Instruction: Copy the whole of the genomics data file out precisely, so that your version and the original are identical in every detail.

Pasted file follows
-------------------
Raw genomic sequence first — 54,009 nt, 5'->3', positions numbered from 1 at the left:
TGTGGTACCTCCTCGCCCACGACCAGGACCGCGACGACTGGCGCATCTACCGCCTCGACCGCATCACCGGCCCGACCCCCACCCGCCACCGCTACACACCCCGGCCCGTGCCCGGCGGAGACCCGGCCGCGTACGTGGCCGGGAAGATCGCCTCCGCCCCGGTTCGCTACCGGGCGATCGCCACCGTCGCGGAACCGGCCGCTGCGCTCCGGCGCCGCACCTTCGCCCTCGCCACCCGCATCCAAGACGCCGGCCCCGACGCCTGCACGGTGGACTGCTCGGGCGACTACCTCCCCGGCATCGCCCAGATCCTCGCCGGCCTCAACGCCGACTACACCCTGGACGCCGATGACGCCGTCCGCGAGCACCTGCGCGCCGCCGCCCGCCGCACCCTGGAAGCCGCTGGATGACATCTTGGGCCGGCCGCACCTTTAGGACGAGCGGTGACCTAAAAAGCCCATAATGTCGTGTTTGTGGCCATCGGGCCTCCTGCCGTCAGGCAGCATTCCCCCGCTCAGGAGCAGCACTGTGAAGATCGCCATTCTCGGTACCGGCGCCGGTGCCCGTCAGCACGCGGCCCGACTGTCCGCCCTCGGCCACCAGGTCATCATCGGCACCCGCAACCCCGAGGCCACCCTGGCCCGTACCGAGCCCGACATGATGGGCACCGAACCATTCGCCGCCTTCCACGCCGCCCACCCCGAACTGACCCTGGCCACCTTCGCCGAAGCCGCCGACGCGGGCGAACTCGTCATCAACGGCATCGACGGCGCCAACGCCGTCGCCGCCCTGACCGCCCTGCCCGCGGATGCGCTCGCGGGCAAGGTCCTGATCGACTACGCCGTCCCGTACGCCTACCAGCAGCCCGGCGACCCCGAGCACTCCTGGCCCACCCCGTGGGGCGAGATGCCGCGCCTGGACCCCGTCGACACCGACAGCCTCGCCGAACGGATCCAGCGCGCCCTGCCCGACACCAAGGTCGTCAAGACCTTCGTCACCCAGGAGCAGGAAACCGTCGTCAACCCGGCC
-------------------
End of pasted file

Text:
Raw genomic sequence first — 54,009 nt, 5'->3', positions numbered from 1 at the left:
TGTGGTACCTCCTCGCCCACGACCAGGACCGCGACGACTGGCGCATCTACCGCCTCGACCGCATCACCGGCCCGACCCCCACCCGCCACCGCTACACACCCCGGCCCGTGCCCGGCGGAGACCCGGCCGCGTACGTGGCCGGGAAGATCGCCTCCGCCCCGGTTCGCTACCGGGCGATCGCCACCGTCGCGGAACCGGCCGCTGCGCTCCGGCGCCGCACCTTCGCCCTCGCCACCCGCATCCAAGACGCCGGCCCCGACGCCTGCACGGTGGACTGCTCGGGCGACTACCTCCCCGGCATCGCCCAGATCCTCGCCGGCCTCAACGCCGACTACACCCTGGACGCCGATGACGCCGTCCGCGAGCACCTGCGCGCCGCCGCCCGCCGCACCCTGGAAGCCGCTGGATGACATCTTGGGCCGGCCGCACCTTTAGGACGAGCGGTGACCTAAAAAGCCCATAATGTCGTGTTTGTGGCCATCGGGCCTCCTGCCGTCAGGCAGCATTCCCCCGCTCAGGAGCAGCACTGTGAAGATCGCCATTCTCGGTACCGGCGCCGGTGCCCGTCAGCACGCGGCCCGACTGTCCGCCCTCGGCCACCAGGTCATCATCGGCACCCGCAACCCCGAGGCCACCCTGGCCCGTACCGAGCCCGACATGATGGGCACCGAACCATTCGCCGCCTTCCACGCCGCCCACCCCGAACTGACCCTGGCCACCTTCGCCGAAGCCGCCGACGCGGGCGAACTCGTCATCAACGGCATCGACGGCGCCAACGCCGTCGCCGCCCTGACCGCCCTGCCCGCGGATGCGCTCGCGGGCAAGGTCCTGATCGACTACGCCGTCCCGTACGCCTACCAGCAGCCCGGCGACCCCGAGCACTCCTGGCCCACCCCGTGGGGCGAGATGCCGCGCCTGGACCCCGTCGACACCGACAGCCTCGCCGAACGGATCCAGCGCGCCCTGCCCGACACCAAGGTCGTCAAGACCTTCGTCACCCAGGAGCAGGAAACCGTCGTCAACCCGGCC